Swanville news

By Patricia Keyes | Jun 15, 2014
Photo by: Patty Keyes Here's a gent you don't see out often!  Owen Larrabee was out walking his dog the other night and I think the photo came out pretty well.  Hope you're still feeling well, Owen!

Cemetery Association

The Annual Trustees' Meeting of the Greenlawn Cemetery Association will be held 1:30 p.m., Wednesday, June 25th, at the home of Joy Baker, Veazie Road, Searsport.  If you are interested in attending, please call Rita Stone for further information, 548-6186, or 548-6337.

Three Months Ago

I was invited to tour the Nickerson School by Principal Abbie Hartford.  I'll write about the good side of what I saw there in this column.  There will be another side soon, but it requires some fairly careful referencing.  For now, in the face of the school being closed, I would like to talk about the wonderful things going on there.  Waldo County is the second poorest county in Maine.  This puts a huge strain on parents to spend too many hours away from their kids just to put food on the table.  Seventy-eight percent of our students are getting fee-reduced or free school lunches, which tells a lot.  And yet, on NECAP scoring for 2013, the kids have moved from, in 2011, scores that put them in the 30th percentile for math, and 47th percentile for reading in 3rd grade, to these same students in the 5th grade excelling into the 41st and 65th!  All the kids scores are rising for the classes of kids coming up behind them to above 71% in both.  The academics are improving to a level that is making the poverty issue irrelevant.  (How they're tested may affect this, but let's let the kids enjoy their success for now.)

They have a facebook page, Kermit Nickerson School, which provides quick communication between the staff and parents.  Principal Abbie is managing to keep communication regular through a newsletter "Nickerson News" which goes out weekly.  She tries very hard to make sure the building is open to community groups for activities the townspeople may have going, from Girl Scouts and 4-H, to Little League and the Swan Lake Association, as well as family events.  (I'll put a plug in here, and say that I will print things as well if people will please contact me to do so!)  For folks around town who have the time and the mind, the kids are fundraising all year, and accept BoxTops4Education coupons from your food boxes, and if you mention it, Swan Lake Grocery will give your returnable bottle money to the school kids as well to fund activities and trips.  Principal Abbie also is pleased to say that parental involvement in activities is increasing.

The kids are now gardening, and the vegetable garden is open to townspeople to pick from during the summer.  Please treat the plants kindly (my comment).  They have also recycled 14,000 Capri Sun juice packs, mailed to the TerraRecycle program to reduce waste.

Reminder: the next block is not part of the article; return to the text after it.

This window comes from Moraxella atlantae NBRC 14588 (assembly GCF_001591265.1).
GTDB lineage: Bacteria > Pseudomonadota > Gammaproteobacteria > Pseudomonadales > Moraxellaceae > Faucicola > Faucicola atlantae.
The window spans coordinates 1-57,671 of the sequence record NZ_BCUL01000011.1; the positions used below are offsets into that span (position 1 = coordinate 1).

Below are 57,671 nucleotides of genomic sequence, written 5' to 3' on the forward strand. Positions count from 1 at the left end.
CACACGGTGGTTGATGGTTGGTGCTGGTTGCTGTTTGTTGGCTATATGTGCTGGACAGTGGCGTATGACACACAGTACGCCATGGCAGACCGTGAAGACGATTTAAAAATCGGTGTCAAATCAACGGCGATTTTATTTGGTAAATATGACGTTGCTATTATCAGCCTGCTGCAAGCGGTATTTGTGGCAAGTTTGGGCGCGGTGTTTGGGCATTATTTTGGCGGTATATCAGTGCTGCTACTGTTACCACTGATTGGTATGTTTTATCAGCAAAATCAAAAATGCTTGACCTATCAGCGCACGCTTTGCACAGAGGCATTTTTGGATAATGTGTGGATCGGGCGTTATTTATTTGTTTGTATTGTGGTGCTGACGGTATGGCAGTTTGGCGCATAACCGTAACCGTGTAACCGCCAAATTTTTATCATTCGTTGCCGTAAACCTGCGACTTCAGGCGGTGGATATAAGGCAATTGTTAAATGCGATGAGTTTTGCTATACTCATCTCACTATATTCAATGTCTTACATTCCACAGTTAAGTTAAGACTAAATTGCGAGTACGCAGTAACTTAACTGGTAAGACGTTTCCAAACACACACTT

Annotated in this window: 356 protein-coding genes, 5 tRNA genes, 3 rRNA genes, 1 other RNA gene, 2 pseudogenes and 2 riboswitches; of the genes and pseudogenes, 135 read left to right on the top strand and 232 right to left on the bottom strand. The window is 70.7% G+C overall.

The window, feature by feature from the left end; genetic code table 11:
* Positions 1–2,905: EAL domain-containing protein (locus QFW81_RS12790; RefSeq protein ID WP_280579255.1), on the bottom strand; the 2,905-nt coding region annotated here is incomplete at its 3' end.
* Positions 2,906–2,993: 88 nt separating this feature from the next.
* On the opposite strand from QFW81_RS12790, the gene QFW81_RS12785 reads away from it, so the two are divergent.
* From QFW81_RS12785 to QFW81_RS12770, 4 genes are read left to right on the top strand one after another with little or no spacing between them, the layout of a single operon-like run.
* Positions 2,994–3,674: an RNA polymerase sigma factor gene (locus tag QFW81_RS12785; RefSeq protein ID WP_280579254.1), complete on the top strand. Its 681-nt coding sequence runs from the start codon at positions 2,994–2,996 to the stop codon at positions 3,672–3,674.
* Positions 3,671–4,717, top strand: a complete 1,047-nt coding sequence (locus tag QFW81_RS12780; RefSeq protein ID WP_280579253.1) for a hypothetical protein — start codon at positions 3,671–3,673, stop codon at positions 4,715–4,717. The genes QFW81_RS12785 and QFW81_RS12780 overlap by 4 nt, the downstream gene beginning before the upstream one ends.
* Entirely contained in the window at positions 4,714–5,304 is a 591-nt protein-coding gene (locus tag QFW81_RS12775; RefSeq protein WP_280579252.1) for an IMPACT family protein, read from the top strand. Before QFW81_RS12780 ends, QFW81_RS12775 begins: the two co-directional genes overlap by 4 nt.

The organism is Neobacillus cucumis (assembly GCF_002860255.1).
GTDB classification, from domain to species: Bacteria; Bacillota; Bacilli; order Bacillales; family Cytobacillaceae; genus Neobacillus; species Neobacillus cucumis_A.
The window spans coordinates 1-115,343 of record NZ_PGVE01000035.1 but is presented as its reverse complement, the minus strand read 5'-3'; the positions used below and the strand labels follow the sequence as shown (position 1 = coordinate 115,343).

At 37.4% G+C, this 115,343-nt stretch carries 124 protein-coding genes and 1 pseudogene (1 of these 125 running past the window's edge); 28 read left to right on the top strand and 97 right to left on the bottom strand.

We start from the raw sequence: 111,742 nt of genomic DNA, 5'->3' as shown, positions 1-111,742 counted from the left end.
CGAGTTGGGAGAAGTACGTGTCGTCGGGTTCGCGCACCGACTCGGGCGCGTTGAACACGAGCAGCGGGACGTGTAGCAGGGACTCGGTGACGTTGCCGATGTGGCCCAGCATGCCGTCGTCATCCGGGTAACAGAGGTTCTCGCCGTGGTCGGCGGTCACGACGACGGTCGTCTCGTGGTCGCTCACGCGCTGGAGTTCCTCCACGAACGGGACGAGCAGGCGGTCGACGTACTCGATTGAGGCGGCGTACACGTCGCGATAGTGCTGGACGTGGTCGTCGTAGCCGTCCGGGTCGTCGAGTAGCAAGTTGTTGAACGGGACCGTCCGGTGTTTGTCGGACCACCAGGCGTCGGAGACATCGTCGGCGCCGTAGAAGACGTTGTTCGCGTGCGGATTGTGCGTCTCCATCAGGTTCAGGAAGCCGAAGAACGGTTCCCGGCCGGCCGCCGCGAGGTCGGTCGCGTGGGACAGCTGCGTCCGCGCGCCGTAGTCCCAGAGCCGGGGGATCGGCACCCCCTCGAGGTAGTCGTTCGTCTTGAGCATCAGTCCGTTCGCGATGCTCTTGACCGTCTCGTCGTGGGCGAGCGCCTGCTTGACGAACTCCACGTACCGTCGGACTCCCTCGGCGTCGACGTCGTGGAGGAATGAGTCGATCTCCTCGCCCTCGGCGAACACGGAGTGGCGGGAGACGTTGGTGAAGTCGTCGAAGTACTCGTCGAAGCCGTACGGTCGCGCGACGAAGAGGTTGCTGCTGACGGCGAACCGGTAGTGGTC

All pre-school families are invited to use the library and join the students when there are "virtual field trips" in which live programming is viewed on the big screen there, from trips to the Grand Canyon to classroom to classroom conversations.

While there are no science classes in the Common Core Curriculum (yes, I'll get to that in the next column), the teachers and staff are doing their own projects, and a cherry-picker truck is provided by CMP for the yearly "Egg Drop" contest to see which student can create a container out of scant materials that will keep an egg from breaking when dropped from great height.  The event is open to the public and is great fun.

Our school is also a haven for kids who've been bullied in other schools.  (I'm so proud of them I get weepy here.)  About 10% of our student body are transferred kids who had no safe place to be in other schools during their time away from their parents.  Our principal and teaching staff are providing a wonderful, loving environment, where from my tour of the school, it was quite evident that the kids were all comfortable and happy to be there.  I even noticed a teacher correct a child who was clearly only parroting a criticism she'd heard at home.  The teacher was graceful and uncondemning but made sure that the student was clear that hurtful comments were not welcome, and the victim was fully satisfied that they were protected.

The building is clean and lovely.  Student work was displayed everywhere.  The Parent Teacher Group is very active and attentive, and outings, which have fallen by the wayside in many public schools, are happening often here.  While funding for art classes is only for 1/2 the school year, we do have music and physical education year round.

A big "Thank You" goes out from the staff and principal to townspeople who donated backpacks and school supplies at the beginning of the school year.  You are vital!

Principal Abbie also wanted to be sure that the town knew that neither she nor the teaching staff are taking sides in the withdrawl issue.  They are hired to do a job, and they keep to it, and do it well in my opinion.  To quote, "We love the community, and want the parents and kids to know that they are wanted here."

This school is a haven worth saving for many, many wholesome reasons.



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